The Beatles had a repertoire of more than 200 songs – mostly cover versions – during their four residencies in Hamburg. During their time they lost a member – bassist Stuart Sutcliffe left to study painting, leaving Paul McCartney to take over. They also recorded a number of songs, including My Bonnie with Tony Sheridan, and befriended three locals who would change their lives: Astrid Kirchherr, Klaus Voormann and Jurgen Vollmer.

Voormann first saw the group performing at the Kaiserkeller. Struck by the raw power of The Beatles’ rock ‘n’ roll music, he encouraged his two friends to come the following night. The three bohemian Hamburg residents had a profound effect on The Beatles, and in particular their image. Kirchherr and Vollmer took a series of iconic photographs which define The Beatles in the early ’60s, and the trio all sported the moptop hairstyles which were popular among Hamburg’s art students.

The Beatles arrived in Hamburg wearing lilac sports jackets and trousers. They returned to Liverpool in black leather jackets, polo neck t-shirts and jeans. They bought cowboy boots from a shop on the Reeperbahn and had tailored leather trousers made. And if their image had been transformed, they were no less different as people and as musicians: they were worldly-wise in sex, drugs and rock ‘n’ roll, a musical powerhouse ready to take on the world.

Although the basic facts of The Beatles’ stints in Hamburg are reasonably well known, no previous English-language book has so evocatively and thoroughly documented those times. The Beatles In Hamburg is a slight book – just 128 pages long – but is stacked full of facts, photographs, and old and new quotations from those who were there.

The book concludes with items on the Live At The Star-Club album, The Beatles’ brief 1966 tour of Germany, and what happened to St Pauli after they left. It takes us to the latter days: the 1994 film Backbeat, McCartney’s 1989, 2003 and 2009 visits to the city, and the 2008 opening of the Beatle-Platz square and the excellent Beatlemania museum.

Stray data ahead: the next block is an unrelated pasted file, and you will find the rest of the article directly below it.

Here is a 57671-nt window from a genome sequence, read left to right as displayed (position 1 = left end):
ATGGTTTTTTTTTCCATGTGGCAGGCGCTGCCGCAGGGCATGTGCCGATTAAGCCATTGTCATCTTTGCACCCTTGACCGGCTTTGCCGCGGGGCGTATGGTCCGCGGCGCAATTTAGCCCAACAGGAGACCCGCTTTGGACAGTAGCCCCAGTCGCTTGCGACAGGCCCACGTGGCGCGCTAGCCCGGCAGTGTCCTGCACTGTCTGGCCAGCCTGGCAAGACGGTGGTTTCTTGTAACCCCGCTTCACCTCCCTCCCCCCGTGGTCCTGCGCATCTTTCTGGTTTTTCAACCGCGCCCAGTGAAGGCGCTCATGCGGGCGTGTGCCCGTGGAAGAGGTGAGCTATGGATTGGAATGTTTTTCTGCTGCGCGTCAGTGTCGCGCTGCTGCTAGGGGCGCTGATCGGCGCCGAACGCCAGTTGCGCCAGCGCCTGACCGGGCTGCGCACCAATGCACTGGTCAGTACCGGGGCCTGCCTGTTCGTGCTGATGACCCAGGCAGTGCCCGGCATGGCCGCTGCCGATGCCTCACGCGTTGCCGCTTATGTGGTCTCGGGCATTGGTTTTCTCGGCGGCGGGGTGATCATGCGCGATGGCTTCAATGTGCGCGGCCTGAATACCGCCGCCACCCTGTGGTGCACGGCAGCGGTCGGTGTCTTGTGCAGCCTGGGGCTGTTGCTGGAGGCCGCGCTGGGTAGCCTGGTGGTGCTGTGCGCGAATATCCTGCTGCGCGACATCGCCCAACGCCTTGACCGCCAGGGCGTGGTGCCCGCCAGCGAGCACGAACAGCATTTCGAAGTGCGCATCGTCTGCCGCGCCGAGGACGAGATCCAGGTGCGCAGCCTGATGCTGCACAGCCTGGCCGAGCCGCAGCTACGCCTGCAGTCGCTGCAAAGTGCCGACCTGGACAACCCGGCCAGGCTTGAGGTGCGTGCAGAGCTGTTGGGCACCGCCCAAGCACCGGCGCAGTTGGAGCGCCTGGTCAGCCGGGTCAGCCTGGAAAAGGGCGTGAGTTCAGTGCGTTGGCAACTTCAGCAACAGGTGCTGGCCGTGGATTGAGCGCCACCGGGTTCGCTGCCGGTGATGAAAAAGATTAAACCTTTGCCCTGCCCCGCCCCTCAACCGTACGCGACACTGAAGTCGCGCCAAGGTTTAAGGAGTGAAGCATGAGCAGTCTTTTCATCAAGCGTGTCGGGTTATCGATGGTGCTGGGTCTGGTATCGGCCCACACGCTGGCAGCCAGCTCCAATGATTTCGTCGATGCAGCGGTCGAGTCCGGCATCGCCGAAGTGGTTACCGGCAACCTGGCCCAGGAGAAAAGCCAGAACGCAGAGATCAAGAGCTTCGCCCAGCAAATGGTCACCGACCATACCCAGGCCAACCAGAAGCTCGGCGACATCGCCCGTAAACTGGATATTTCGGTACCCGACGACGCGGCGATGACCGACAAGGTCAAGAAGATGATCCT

The Beatles In Hamburg is published in association with the museum, and many of its exhibits are reproduced here: paintings by Stuart Sutcliffe and Klaus Voormann, flyers and posters, autographs and dozens of photographs.

Despite the proliferation of Beatles book, works on their Hamburg connections are less common, with Ulf Kruger’s pocket-sized A-Z-style Beatles In Hamburg a notable standout. There have been photo anthologies and books on specific aspects of the group’s time in the city, but Leigh’s and Kruger’s books are essential acquisitions for those interested in the whole period.

Unlike Liverpool, which occasionally feels like a city-wide Beatles theme park, Hamburg doesn’t make too much of its Beatles connections. It is possible to spend time in the city without encountering any of the key locations, and barely any are signposted as part of a tourist trail.

In a sense this is unsurprising. After all, the group only performed at a handful of St Pauli venues, all within a short walk of one another, and Hamburg has much to offer besides. But as the city changes and living memory recedes into the past, we should be grateful that those exciting, terrifying, era-changing moments have been given a full and fitting chronicle.